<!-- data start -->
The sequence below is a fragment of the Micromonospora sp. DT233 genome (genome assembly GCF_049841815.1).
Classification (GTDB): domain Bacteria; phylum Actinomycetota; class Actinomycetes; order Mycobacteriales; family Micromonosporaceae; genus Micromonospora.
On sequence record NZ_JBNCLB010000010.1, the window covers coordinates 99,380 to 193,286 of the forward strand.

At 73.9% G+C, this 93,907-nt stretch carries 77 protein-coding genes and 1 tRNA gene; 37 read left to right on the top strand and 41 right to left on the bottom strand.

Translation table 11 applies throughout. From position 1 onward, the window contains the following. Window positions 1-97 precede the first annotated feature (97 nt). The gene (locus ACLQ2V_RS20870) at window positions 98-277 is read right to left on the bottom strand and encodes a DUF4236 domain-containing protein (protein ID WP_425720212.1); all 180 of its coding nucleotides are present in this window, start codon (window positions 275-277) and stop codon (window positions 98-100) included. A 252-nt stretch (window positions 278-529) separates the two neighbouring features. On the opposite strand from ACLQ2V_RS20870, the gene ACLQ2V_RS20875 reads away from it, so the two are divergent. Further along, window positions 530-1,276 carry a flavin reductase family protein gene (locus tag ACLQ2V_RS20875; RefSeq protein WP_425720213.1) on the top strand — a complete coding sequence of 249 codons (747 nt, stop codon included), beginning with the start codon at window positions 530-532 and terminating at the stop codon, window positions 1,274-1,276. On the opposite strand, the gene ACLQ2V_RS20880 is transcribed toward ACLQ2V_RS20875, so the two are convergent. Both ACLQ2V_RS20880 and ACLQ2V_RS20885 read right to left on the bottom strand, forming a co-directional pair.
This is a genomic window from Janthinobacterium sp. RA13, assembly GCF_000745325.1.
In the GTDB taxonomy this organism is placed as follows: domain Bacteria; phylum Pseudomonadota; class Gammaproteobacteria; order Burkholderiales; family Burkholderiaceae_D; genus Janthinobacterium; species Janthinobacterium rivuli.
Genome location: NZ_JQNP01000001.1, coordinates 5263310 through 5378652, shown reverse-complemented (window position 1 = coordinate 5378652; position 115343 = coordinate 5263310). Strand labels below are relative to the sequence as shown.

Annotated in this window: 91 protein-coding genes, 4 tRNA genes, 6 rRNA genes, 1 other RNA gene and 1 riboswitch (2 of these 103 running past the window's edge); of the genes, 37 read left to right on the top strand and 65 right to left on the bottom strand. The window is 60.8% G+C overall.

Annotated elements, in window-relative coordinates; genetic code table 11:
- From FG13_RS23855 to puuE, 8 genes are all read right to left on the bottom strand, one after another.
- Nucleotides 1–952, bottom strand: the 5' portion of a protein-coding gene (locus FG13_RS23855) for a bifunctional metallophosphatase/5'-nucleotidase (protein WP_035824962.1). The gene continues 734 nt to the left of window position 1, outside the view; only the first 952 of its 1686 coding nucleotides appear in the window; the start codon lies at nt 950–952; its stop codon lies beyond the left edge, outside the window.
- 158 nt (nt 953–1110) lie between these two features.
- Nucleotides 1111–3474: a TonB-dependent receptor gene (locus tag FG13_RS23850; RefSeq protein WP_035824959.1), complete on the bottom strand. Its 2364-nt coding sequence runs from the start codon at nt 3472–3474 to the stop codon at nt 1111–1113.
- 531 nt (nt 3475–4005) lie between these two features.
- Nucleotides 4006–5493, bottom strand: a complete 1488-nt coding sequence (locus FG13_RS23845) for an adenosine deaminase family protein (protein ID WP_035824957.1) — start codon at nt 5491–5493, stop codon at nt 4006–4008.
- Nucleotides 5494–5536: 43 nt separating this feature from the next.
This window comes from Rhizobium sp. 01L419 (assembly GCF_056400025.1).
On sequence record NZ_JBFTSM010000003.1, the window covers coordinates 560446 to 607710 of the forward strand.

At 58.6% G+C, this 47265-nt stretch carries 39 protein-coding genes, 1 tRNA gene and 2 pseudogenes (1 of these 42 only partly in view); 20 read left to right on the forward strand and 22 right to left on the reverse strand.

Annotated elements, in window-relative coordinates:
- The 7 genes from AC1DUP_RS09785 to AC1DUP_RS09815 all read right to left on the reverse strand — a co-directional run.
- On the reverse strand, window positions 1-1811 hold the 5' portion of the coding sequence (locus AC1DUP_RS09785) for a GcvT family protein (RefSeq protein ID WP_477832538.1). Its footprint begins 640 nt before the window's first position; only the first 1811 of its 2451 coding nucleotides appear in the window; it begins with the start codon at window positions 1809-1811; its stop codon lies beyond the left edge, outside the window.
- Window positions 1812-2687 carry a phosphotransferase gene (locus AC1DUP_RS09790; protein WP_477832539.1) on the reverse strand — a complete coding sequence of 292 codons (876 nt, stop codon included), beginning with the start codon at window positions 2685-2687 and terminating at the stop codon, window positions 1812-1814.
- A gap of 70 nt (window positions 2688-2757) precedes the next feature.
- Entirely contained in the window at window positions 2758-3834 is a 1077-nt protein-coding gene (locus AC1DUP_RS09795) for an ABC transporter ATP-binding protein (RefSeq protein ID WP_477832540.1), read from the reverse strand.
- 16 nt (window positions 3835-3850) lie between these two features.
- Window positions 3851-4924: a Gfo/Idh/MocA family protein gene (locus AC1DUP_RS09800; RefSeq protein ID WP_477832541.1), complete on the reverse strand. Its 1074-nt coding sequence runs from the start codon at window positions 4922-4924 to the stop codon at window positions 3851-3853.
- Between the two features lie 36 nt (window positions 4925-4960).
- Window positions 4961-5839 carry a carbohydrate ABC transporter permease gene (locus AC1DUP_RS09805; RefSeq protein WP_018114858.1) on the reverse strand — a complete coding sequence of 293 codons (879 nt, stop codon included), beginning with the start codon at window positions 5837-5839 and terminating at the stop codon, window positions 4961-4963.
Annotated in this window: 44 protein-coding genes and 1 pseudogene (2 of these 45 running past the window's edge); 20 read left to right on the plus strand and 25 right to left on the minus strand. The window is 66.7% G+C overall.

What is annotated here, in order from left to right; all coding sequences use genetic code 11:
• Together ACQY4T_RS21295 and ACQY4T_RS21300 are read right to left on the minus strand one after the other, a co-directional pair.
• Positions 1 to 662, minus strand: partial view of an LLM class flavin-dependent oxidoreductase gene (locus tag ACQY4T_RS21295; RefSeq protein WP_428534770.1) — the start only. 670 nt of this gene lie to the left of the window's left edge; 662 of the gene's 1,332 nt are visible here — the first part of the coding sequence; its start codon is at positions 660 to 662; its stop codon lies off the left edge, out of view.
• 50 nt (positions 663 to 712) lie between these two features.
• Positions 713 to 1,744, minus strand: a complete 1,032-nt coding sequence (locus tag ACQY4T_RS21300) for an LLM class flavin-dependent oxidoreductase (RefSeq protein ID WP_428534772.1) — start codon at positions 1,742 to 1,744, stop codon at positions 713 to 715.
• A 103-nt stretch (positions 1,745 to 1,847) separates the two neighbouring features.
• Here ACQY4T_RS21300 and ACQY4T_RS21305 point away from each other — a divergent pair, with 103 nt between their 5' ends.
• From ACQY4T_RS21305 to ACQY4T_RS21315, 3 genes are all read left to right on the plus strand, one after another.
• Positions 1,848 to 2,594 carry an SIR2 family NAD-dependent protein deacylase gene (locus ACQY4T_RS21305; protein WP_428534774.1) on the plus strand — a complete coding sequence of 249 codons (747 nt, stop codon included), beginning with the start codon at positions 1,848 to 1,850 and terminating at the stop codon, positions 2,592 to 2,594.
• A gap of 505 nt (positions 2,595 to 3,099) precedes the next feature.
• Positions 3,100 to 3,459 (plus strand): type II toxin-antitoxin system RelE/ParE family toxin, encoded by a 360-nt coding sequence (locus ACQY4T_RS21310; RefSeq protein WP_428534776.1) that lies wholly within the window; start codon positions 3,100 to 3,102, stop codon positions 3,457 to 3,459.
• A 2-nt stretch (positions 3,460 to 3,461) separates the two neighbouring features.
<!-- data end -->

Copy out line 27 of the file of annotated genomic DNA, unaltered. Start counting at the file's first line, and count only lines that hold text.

- 16 nt (window positions 3835-3850) lie between these two features.